For more from the archives see this week’s Tribunes here

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Real Galway flavour to intermediate club hurling battle in Birr



Date Published: 23-Jan-2013


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Athenry fail to take chances as they bow out of Junior Cup



Date Published: 29-Jan-2013

Athenry FC 1

Kilbarrack United 2

(After extra time)

For the second year in succession Athenry were done in extra time in the FAI Junior Cup as last season’s beaten finalist’s came from behind to snatch an excellent game in Moanbawn on Sunday afternoon.

On a heavy pitch that was only playable following extensive groundwork by club officials all morning, the home side were by far the better side in the opening half, but failed to take advantage of a number of opportunities that came their way.

An Alan O’Donovan penalty gave them a merited advantage just after the restart, but thereafter were on the back foot as Kilbarrack took over, but for all their pressing, the home rearguard were dealing comfortably with their forays.

However they were struck a body blow just six minutes from time, as big striker Keith Kirwan was left all alone at the far post to head the equaliser and from that point on the Dubliners were the better side.

They started off the extra time in the ascendancy and enjoying all the momentum before striking for a good winning goal on 104 minutes. A strong bench allowed them to make some necessary changes and it was not a facility that was available to Athenry manager Gabriel Glavin.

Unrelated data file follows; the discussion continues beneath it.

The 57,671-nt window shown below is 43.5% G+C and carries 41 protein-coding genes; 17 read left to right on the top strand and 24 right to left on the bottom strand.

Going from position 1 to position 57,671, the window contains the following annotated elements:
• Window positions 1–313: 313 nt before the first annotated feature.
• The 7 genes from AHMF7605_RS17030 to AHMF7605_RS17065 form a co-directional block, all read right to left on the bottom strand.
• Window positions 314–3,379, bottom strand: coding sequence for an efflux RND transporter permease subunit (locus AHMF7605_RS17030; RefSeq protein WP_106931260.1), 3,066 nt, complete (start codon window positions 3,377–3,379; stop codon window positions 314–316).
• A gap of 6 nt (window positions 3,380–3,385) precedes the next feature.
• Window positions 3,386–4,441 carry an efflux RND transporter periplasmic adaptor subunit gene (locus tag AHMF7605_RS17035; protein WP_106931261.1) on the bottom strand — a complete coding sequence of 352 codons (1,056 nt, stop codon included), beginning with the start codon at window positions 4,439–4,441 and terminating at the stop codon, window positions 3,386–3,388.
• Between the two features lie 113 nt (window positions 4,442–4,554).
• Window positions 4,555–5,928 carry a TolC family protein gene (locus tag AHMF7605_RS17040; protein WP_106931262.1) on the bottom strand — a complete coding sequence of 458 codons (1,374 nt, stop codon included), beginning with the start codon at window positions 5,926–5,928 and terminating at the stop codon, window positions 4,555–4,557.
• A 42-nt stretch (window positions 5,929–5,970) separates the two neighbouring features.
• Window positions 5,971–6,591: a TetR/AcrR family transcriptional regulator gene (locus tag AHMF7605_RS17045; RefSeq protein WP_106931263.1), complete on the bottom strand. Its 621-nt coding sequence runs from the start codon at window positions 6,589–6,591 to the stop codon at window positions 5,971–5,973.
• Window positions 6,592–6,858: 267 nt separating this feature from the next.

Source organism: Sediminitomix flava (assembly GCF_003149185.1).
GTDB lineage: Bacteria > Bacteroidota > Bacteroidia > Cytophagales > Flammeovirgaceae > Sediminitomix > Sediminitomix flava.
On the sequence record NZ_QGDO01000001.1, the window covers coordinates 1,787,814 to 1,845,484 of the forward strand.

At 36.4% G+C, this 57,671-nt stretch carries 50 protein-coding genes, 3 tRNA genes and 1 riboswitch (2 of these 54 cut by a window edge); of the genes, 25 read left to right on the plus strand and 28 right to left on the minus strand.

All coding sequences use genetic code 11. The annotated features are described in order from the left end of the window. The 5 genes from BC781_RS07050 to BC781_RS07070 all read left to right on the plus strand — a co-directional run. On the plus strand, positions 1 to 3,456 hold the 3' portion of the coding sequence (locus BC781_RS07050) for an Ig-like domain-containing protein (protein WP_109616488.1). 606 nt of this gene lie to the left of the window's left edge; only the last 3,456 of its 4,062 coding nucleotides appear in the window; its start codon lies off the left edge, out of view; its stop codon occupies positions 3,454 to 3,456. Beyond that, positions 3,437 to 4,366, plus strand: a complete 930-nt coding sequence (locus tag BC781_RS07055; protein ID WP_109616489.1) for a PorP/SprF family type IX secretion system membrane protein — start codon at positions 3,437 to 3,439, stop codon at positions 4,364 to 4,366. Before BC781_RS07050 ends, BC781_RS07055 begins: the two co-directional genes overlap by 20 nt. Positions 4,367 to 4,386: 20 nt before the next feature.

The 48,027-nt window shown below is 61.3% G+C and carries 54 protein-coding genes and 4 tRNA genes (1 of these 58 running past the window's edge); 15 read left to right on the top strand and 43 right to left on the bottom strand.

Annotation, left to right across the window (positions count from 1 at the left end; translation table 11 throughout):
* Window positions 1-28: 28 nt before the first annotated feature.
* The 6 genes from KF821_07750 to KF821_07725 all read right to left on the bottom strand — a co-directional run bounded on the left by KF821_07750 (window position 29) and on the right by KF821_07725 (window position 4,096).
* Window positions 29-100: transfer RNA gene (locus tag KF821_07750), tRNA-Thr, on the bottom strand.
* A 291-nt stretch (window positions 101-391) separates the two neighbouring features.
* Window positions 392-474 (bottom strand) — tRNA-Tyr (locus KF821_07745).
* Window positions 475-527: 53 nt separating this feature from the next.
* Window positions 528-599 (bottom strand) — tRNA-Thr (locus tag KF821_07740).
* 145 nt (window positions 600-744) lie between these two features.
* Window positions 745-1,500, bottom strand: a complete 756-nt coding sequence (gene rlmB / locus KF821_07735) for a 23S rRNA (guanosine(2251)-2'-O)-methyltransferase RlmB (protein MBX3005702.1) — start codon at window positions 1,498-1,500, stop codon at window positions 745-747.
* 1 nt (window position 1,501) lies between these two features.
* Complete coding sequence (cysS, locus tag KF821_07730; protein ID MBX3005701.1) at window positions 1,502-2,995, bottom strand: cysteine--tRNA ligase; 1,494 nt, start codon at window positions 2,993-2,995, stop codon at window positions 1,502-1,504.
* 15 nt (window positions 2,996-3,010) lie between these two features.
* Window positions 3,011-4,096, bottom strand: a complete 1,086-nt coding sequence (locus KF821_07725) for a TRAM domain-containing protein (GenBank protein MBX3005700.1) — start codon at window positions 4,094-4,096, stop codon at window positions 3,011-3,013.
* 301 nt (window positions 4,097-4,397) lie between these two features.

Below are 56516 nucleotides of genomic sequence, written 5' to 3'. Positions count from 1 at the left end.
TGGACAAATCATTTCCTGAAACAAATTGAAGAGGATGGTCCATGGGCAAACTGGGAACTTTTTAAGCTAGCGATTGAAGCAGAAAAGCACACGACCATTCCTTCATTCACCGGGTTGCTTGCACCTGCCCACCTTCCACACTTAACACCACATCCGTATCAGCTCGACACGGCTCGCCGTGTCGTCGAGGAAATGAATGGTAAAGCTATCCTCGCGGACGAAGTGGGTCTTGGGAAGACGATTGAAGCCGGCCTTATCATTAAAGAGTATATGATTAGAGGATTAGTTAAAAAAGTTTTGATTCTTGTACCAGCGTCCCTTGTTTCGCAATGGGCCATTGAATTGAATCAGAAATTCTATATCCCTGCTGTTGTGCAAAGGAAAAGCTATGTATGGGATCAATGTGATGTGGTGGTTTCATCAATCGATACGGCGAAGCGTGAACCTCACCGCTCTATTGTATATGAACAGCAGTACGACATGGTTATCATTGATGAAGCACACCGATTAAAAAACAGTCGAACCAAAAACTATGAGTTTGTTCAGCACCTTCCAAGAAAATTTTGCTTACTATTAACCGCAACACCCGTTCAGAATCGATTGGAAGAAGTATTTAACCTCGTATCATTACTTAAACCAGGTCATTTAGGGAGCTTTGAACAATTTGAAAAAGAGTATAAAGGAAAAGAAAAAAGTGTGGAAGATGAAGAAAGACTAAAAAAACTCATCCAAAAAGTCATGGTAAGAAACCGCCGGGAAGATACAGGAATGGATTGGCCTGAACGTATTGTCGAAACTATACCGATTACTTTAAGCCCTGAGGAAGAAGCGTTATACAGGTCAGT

With Gary Forde and Gary Delaney out through suspension following their sending off against OLBC in the previous round, and Seamie Crowe injured, it left their bench rather threadbare with just a number of young squad players available.

Playing with the aid of the slight incline and any wind advantage going, the home side had a Connor Cannon effort on target in the opening minute, while John Meleady was just over with a flick at the other end.

Meleady then tested Andrew Walsh who saved comfortably, before the goalkeeper pulled off a brilliant double save on 14 minutes.

Firstly he went full length to push away a Meleady shot and was then back on his feet to parry David Jackson’s close-range rebound.

For more, read this week’s Connacht Sentinel.